Friday, March 23, 2018 – Beauty and the Dogs, Director Kaouther Ben Hania

BEAUTY AND THE DOGS tells the harrowing story of Mariam, an attractive young Tunisian woman, starts off the evening in carefree spirits at a student party with her girlfriends, where she meets a handsome young man and goes for a walk with him on the beach in the moonlight. In the next scene, she is seen disheveled, running through the streets at night, flinching at every passing car, with her male companion trailing behind. She has been raped by police officers. But her harrowing ordeal has just begun, as she attempts to find help, report the crime, and seek justice, battling overwhelming obstacles to make those guilty accountable. Employing impressive cinematic techniques and anchored by a fiery tour-de-force performance from newcomer Mariam Al Ferjani, Beauty and the Dogs tells an urgent, unapologetic, and important story head-on. A rare film from a female Tunisian writer and director, Kaouther Ben Hania’s startling drama is a striking critique on a repressive society and a forcefully feminist rallying cry. Director and writer Kaouther Ben Hania stops by to talk about her moving portrait of a woman who slowly but surely comes to grips with her increasingly desperate situation.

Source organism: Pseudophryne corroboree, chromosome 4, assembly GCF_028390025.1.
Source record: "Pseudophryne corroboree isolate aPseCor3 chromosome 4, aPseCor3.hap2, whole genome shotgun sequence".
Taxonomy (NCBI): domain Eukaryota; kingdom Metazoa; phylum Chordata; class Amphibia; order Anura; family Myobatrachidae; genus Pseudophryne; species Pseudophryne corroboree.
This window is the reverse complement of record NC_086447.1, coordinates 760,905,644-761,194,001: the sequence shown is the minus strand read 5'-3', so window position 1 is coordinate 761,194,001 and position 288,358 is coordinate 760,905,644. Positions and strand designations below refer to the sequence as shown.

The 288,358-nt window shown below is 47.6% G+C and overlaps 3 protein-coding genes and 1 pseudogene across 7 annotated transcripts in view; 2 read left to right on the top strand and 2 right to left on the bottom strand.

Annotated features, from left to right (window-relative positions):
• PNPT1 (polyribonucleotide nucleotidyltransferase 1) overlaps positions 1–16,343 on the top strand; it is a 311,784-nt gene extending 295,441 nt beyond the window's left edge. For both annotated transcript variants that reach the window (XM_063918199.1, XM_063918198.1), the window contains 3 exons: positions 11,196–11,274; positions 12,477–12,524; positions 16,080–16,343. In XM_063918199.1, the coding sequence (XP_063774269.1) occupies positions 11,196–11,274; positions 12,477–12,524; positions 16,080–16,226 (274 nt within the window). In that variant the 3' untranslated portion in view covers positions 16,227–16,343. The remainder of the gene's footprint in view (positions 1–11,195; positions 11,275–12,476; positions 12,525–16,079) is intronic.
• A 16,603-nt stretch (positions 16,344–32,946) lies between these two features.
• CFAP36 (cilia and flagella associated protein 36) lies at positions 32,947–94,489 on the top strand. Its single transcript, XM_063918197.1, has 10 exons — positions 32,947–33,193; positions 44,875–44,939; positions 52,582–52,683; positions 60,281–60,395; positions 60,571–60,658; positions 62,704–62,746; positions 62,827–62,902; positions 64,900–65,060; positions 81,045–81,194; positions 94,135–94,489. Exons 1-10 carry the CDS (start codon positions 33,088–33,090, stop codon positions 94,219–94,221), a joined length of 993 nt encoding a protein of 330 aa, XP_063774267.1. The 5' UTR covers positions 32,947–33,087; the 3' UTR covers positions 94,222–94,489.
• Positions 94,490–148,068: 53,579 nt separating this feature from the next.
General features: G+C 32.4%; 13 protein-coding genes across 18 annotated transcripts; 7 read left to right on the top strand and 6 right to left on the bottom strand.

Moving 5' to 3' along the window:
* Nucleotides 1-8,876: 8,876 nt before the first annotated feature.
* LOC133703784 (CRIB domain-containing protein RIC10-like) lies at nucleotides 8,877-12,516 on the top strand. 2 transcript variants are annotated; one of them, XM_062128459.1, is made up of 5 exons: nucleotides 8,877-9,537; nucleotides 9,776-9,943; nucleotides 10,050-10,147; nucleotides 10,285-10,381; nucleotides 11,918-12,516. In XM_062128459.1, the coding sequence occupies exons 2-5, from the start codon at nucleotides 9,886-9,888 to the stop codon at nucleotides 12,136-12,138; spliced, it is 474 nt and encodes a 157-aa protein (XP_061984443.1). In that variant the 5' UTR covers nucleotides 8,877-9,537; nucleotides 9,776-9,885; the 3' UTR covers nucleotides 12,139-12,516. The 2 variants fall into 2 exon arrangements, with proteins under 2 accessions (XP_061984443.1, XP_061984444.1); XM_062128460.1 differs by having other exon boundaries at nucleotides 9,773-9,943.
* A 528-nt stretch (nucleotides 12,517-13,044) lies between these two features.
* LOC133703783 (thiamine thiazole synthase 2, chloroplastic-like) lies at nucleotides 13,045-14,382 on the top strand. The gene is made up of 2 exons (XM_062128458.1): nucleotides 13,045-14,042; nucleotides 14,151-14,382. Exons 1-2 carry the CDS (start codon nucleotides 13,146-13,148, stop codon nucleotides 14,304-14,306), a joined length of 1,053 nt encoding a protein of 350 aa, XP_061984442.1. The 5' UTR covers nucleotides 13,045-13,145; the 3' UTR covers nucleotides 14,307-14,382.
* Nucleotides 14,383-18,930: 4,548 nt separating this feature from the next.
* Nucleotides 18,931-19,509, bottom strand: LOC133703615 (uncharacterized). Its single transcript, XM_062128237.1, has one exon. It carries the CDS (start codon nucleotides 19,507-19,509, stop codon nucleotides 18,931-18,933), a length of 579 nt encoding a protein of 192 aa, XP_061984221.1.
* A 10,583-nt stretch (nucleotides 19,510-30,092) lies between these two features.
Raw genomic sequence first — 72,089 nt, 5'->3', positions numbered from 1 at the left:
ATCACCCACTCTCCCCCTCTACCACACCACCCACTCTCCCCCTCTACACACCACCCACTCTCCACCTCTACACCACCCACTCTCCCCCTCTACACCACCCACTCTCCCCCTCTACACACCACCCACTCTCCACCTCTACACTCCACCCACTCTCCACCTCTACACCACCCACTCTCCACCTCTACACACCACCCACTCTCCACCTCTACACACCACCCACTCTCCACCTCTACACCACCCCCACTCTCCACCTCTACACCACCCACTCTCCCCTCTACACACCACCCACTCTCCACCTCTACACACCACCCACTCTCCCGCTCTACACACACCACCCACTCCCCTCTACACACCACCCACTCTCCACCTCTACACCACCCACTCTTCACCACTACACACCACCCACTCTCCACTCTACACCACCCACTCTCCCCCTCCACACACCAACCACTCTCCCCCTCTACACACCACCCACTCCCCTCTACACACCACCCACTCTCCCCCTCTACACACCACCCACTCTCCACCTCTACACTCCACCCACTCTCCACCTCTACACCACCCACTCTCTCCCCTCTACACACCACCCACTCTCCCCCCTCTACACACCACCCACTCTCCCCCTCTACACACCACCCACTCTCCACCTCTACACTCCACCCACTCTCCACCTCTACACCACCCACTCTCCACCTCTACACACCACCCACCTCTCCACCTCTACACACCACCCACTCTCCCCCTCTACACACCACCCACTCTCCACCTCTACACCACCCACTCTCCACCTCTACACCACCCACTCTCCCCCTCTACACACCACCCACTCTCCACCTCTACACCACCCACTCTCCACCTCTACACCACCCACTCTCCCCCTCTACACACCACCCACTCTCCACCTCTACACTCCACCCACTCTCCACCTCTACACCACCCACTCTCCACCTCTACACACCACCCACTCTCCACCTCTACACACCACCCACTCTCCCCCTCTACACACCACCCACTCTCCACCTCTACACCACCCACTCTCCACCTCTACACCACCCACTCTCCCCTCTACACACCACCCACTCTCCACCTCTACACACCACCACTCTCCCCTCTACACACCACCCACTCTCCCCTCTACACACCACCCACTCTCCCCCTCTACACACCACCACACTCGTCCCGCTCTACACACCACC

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For news and updates go to: Beauty and the Dogs site at Oscilloscope Films

Beauty and the Dogs is playing at the NuArt Theatre in Los Angeles beginning Friday, March 23 (check out the Nuart listing)

“Beauty and the Dogs plays like an actual, unending nightmare.”

“A crescendo of humiliation, anxiety and abuse, “Beauty and the Dogs” plays like a horror movie where every choice is a Catch-22 and every door a trap.” – Jeanette Catsoulis, New York Times

“Her experience becomes an incendiary account of bureaucracy built to overwhelm, a complex commentary on political capital and how justice for one can be justice for all.” – Jared Mobarak, Film Stage

“It’s not an easy watch. But, with its feminist spin on the continued battle for basic legal rights following the 2011 ousting of Tunisia’s Ben Ali regime, it feels like an important one.” – Wendy Ide, Screen International

“A harrowing and necessary film in only nine shots.” – Boys van Hoeij, Hollywood Reporter